A second ring. I make a mad dash to the bedroom. A third ring. I grab the phone and fidget for the answer button. A fourth ring.
Hello? hello? Evan, are you there? Nothing, just an immense, unanswerable void on the other end of the line where I longed to hear his voice.
We got one two-minute-long satellite phone call a month when he was at war. This was before Skype, before the true ubiquity of video chat services and instant messaging.
And I had missed it! My spirits sank, and I retreated into an all-encompassing despair.
Those first few months were the hardest of my life. Because it wasn’t like the movies, and it all happened before I could understand it.
Evan, my first boyfriend and first love, was deployed to the Middle East in 2003 to help launch the invasion of Iraq. A whip-smart 22-year-old radiating good health, he joined the military out of high school, mostly for economic reasons but also because he believed in his country.
Then 9/11 happened, and everything changed. Our young lives were reluctantly drawn into war. Our young romance was forced to grow up quick.
Overnight, vast distances and questions of national security and military strategy became our shared life. Not ordinary couple stuff, like spending every waking minute together, finishing each others' sentences or making regrettable IKEA purchases.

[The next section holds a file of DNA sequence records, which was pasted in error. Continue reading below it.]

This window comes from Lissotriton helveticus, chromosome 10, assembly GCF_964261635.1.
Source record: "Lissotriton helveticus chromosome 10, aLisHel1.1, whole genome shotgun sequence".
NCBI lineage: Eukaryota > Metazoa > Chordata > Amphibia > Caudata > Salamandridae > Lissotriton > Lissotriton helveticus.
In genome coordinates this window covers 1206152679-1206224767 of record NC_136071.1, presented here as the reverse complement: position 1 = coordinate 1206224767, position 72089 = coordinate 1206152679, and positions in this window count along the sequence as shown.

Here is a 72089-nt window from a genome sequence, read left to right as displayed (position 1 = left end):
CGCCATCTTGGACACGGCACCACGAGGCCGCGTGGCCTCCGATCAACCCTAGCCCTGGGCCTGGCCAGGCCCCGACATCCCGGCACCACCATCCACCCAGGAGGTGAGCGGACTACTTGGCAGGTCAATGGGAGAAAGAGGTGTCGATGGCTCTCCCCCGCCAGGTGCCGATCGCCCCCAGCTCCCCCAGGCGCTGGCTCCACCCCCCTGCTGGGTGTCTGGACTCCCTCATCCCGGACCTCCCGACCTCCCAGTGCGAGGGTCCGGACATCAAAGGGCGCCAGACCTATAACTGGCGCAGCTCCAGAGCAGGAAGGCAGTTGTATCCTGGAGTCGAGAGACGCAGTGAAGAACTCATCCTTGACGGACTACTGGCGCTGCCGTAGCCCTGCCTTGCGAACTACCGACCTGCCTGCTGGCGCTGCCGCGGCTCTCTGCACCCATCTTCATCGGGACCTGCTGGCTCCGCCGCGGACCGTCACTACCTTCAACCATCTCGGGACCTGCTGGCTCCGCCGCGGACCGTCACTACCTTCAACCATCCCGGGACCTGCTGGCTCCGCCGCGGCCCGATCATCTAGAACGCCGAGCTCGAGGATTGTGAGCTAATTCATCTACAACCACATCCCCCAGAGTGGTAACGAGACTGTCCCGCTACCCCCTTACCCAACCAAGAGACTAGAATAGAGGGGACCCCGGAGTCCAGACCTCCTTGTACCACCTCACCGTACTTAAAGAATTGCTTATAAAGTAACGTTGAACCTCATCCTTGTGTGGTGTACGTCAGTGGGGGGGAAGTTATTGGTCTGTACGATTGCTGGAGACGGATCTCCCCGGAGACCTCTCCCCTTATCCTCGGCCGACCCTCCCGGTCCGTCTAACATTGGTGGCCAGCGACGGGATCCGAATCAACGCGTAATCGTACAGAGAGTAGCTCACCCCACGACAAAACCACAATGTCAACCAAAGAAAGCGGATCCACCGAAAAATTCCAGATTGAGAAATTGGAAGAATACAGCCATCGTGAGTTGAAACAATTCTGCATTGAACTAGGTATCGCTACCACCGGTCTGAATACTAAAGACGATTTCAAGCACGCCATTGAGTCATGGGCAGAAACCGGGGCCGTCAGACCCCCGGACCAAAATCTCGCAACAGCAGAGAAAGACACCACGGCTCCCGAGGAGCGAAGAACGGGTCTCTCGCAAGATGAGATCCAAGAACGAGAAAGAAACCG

The pleasantly uneventful flow of life had been interrupted by the deepest possible form of political violence, and I had no idea if I would lose the most important person in my life to it.
“Sometimes we live the wars between nations as personal events,” writes one of my favorite authors. It’s a simple statement but one that resonates with me with frightening force, especially on a day like today, Presidents Day.
It was more than a decade ago, on Presidents Day, Feb. 17, 2003, that I said goodbye to Evan as his unit deployed overseas.
It’s a day still burned into my consciousness, the unbearable desperation of the occasion heightened by the fact that we both doubted the whole basis of the war and feared our president was committing a historic blunder.
An oft-ignored holiday honoring our past commanders in chief, celebrated more for shopping and sales than anything sacrosanct, is the day I began my adult life. It was my initiation into the real world via realpolitik, the power play of national and foreign policy interests that bypasses most American lives but changed mine forever.
I wrote Evan every day of the war. I mailed letters and care packages like it was my religion. I tried my best to pull moments of his life here at home into reality, to ground him and alleviate feelings of homesickness.
Paradoxically, I felt complicit in the thing I opposed, supporting and loving a man fighting a war I was protesting back home in the streets.
Evan eventually made it home, disillusioned but safe. Thousands of Americans and hundred of thousands of Iraqis, however, never made it back into the arms of their loved ones.
And to this day, I am still haunted by moments where I dream it never happened – that the government threw a war and nobody came.
Michelle Ryder is a freelance writer living in Bonney Lake. She is one of six reader columnists who write for this page. Contact her at firstname.lastname@example.org.